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GUEST EDITORIAL  
Year : 2017  |  Volume : 7  |  Issue : 1  |  Page : 1-2
National Eligibility Cum Entrance Test should not be considered as sole criteria for gaining entry into medical education in India


Department of Oral Medicine and Radiology, Yenepoya Dental College and Hospital, Yenepoya (Deemed to be University), Mangalore, Karnataka, India

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Date of Web Publication15-Mar-2018
 

How to cite this article:
Shanbhag VL. National Eligibility Cum Entrance Test should not be considered as sole criteria for gaining entry into medical education in India. J Educ Ethics Dent 2017;7:1-2

How to cite this URL:
Shanbhag VL. National Eligibility Cum Entrance Test should not be considered as sole criteria for gaining entry into medical education in India. J Educ Ethics Dent [serial online] 2017 [cited 2018 Dec 14];7:1-2. Available from: http://www.jeed.in/text.asp?2017/7/1/1/227439






Based on the order of the Supreme Court of India, performance in National Eligibility Cum Entrance Test (NEET) has been a sole criterion to gain admission into the medical colleges throughout India. NEET was initially conceptualized with two main aims. One was to remove the burden of students writing several separate entrance examinations for gaining admissions to medical colleges. The second was to reduce the financial inequalities that occurred during admissions to private colleges.[1] However, due to regional diversities, there has been opposition to NEET in states such as Andhra Pradesh and Tamil Nadu.[2] Last year, the Supreme Court of India temporarily permitted Tamil Nadu State Government to carry on the admissions to its 40 medical colleges based on the Tamil Nadu Board Examinations. However, on August 22, 2017, the top court instructed Tamil Nadu Government to admit students into medical colleges based on their NEET performance only.[3]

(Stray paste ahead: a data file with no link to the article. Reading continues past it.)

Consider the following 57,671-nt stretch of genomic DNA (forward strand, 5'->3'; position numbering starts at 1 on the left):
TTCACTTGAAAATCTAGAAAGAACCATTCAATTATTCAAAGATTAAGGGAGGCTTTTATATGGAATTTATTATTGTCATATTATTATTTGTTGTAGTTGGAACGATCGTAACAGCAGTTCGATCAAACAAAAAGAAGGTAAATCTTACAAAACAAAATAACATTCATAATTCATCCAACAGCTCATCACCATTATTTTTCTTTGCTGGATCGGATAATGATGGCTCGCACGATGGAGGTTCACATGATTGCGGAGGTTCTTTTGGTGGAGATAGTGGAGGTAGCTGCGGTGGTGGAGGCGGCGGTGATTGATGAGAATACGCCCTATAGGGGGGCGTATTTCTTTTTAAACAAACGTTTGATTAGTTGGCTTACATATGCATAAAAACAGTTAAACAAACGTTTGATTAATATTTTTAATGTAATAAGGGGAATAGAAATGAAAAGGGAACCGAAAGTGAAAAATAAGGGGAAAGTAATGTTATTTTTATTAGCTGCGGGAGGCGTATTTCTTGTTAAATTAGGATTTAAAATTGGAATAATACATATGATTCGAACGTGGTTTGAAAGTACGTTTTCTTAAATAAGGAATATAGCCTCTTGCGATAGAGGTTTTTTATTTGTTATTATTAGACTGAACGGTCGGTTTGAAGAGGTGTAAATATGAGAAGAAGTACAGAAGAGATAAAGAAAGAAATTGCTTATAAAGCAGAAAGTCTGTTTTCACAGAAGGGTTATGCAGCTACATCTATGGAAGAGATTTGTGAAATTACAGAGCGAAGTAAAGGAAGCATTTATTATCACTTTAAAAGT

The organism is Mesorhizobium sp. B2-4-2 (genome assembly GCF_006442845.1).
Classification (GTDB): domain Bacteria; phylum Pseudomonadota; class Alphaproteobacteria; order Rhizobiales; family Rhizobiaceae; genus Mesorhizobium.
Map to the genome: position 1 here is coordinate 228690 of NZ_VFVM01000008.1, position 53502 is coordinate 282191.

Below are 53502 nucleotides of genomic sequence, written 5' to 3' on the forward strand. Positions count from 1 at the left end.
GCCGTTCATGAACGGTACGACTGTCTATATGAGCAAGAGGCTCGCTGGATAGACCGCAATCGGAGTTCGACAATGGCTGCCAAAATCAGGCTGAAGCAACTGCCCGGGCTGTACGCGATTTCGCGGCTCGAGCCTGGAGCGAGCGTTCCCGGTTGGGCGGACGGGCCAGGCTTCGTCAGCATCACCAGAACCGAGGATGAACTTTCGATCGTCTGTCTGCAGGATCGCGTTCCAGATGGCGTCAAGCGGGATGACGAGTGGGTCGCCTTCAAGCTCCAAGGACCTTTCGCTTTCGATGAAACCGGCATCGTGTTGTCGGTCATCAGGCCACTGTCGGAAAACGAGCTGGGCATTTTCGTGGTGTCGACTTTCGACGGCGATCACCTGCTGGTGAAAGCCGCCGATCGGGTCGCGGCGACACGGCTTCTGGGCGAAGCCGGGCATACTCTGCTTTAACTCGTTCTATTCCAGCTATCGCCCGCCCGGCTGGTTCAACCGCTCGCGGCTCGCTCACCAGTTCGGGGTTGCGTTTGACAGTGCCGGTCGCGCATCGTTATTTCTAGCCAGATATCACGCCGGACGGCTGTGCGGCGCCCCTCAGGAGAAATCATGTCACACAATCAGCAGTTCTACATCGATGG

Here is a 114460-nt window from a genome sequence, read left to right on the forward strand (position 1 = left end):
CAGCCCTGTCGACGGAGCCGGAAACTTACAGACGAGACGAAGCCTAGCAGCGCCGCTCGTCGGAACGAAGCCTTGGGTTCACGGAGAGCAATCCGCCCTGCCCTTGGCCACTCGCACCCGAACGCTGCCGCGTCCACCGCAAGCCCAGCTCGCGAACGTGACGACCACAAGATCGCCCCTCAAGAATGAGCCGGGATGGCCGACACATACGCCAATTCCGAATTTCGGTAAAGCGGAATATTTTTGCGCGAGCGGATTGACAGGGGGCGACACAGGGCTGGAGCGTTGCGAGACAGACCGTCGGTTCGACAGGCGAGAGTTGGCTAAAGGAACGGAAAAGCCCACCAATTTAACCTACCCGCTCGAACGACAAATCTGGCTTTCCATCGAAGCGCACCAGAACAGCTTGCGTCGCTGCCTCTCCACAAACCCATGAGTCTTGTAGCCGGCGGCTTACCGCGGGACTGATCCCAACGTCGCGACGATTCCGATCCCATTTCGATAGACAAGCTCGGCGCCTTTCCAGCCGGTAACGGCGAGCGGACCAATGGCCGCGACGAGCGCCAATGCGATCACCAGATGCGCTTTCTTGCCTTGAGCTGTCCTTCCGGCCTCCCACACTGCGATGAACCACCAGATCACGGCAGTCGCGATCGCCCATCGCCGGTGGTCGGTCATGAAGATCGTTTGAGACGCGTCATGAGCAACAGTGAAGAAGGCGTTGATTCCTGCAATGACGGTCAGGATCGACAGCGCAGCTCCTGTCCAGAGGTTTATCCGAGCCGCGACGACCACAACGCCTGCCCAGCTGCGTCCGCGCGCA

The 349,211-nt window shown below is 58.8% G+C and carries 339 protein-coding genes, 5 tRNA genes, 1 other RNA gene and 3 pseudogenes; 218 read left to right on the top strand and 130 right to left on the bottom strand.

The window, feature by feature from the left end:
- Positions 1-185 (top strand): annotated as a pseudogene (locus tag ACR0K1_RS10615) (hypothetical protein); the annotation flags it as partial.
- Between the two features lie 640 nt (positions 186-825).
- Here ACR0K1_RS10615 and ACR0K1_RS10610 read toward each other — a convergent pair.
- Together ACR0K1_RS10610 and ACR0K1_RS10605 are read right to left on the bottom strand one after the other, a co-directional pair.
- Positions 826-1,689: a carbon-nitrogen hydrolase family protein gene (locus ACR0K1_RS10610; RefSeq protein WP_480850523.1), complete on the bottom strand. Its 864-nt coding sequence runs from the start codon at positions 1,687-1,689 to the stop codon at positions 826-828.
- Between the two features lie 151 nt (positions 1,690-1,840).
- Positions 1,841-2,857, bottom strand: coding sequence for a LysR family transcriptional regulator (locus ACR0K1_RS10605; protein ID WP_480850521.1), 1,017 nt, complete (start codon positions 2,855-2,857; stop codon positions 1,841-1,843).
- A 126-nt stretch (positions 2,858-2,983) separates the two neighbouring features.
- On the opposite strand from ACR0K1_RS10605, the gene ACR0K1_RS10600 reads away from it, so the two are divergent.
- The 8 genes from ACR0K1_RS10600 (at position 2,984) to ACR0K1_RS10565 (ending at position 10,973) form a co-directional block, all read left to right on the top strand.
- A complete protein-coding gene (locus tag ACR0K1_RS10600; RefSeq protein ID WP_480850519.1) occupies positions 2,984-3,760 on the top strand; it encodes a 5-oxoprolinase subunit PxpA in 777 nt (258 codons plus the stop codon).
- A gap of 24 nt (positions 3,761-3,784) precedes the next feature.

NEET is said to favor students who studied Central Board of Secondary Education (CBSE) more than state syllabus.[4] CBSE syllabus is of high standards when compared to that of state syllabus.[5] Furthermore, NEET is argued to disadvantage poor, rural, and economically backward families since they cannot afford costly private tuitions to crack the examinations. Private tuitions are purportedly required to score high in this difficult examination.[3] For example, some Tamil Nadu state students even though they scored high marks in the board examinations were unable to secure a seat in NEET. Several respondents have approached the top court for exempting from NEET and to consider the marks they secured in the state board examinations.[6] However, the apex court had then declined the request.